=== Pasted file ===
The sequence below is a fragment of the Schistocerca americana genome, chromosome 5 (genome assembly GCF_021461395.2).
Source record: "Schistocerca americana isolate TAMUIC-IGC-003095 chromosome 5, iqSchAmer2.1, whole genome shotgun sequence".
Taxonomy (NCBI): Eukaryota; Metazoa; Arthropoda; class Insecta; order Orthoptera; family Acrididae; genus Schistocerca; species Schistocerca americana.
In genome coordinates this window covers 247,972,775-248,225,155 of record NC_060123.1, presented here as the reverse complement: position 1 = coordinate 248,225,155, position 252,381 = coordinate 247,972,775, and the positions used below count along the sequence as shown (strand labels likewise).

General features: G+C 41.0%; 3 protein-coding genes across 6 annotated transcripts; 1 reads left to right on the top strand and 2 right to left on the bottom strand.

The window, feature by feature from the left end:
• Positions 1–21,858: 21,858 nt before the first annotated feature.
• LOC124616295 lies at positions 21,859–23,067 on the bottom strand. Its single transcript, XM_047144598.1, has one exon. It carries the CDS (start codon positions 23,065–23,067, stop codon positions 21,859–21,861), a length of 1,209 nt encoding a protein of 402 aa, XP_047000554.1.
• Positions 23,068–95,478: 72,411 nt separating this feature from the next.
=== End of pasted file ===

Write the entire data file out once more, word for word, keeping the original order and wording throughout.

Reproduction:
The sequence below is a fragment of the Schistocerca americana genome, chromosome 5 (genome assembly GCF_021461395.2).
Source record: "Schistocerca americana isolate TAMUIC-IGC-003095 chromosome 5, iqSchAmer2.1, whole genome shotgun sequence".
Taxonomy (NCBI): Eukaryota; Metazoa; Arthropoda; class Insecta; order Orthoptera; family Acrididae; genus Schistocerca; species Schistocerca americana.
In genome coordinates this window covers 247,972,775-248,225,155 of record NC_060123.1, presented here as the reverse complement: position 1 = coordinate 248,225,155, position 252,381 = coordinate 247,972,775, and the positions used below count along the sequence as shown (strand labels likewise).

General features: G+C 41.0%; 3 protein-coding genes across 6 annotated transcripts; 1 reads left to right on the top strand and 2 right to left on the bottom strand.

The window, feature by feature from the left end:
• Positions 1–21,858: 21,858 nt before the first annotated feature.
• LOC124616295 lies at positions 21,859–23,067 on the bottom strand. Its single transcript, XM_047144598.1, has one exon. It carries the CDS (start codon positions 23,065–23,067, stop codon positions 21,859–21,861), a length of 1,209 nt encoding a protein of 402 aa, XP_047000554.1.
• Positions 23,068–95,478: 72,411 nt separating this feature from the next.